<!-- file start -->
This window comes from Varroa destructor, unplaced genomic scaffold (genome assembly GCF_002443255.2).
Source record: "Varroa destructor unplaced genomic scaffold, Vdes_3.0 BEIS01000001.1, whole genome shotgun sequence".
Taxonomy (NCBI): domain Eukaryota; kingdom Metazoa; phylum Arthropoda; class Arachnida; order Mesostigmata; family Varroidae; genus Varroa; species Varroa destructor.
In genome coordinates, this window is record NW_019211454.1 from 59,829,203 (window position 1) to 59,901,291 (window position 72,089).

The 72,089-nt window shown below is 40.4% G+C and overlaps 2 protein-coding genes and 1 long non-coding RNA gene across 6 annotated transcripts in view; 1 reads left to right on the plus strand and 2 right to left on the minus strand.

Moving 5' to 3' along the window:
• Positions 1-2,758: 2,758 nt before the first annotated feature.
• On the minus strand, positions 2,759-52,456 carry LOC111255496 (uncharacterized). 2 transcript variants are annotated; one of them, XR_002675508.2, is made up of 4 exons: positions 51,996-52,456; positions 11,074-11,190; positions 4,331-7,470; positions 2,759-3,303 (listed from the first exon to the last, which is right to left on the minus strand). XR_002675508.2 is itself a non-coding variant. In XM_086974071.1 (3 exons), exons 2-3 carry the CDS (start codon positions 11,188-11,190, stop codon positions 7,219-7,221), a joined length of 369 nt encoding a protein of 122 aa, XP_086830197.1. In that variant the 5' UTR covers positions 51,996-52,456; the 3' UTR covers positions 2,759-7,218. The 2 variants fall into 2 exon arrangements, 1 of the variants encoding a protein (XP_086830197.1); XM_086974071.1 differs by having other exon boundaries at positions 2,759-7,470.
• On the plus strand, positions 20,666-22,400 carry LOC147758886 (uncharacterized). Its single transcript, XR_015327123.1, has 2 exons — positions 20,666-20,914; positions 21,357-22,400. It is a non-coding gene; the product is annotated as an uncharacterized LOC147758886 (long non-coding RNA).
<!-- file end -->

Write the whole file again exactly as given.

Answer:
This window comes from Varroa destructor, unplaced genomic scaffold (genome assembly GCF_002443255.2).
Source record: "Varroa destructor unplaced genomic scaffold, Vdes_3.0 BEIS01000001.1, whole genome shotgun sequence".
Taxonomy (NCBI): domain Eukaryota; kingdom Metazoa; phylum Arthropoda; class Arachnida; order Mesostigmata; family Varroidae; genus Varroa; species Varroa destructor.
In genome coordinates, this window is record NW_019211454.1 from 59,829,203 (window position 1) to 59,901,291 (window position 72,089).

The 72,089-nt window shown below is 40.4% G+C and overlaps 2 protein-coding genes and 1 long non-coding RNA gene across 6 annotated transcripts in view; 1 reads left to right on the plus strand and 2 right to left on the minus strand.

Moving 5' to 3' along the window:
• Positions 1-2,758: 2,758 nt before the first annotated feature.
• On the minus strand, positions 2,759-52,456 carry LOC111255496 (uncharacterized). 2 transcript variants are annotated; one of them, XR_002675508.2, is made up of 4 exons: positions 51,996-52,456; positions 11,074-11,190; positions 4,331-7,470; positions 2,759-3,303 (listed from the first exon to the last, which is right to left on the minus strand). XR_002675508.2 is itself a non-coding variant. In XM_086974071.1 (3 exons), exons 2-3 carry the CDS (start codon positions 11,188-11,190, stop codon positions 7,219-7,221), a joined length of 369 nt encoding a protein of 122 aa, XP_086830197.1. In that variant the 5' UTR covers positions 51,996-52,456; the 3' UTR covers positions 2,759-7,218. The 2 variants fall into 2 exon arrangements, 1 of the variants encoding a protein (XP_086830197.1); XM_086974071.1 differs by having other exon boundaries at positions 2,759-7,470.
• On the plus strand, positions 20,666-22,400 carry LOC147758886 (uncharacterized). Its single transcript, XR_015327123.1, has 2 exons — positions 20,666-20,914; positions 21,357-22,400. It is a non-coding gene; the product is annotated as an uncharacterized LOC147758886 (long non-coding RNA).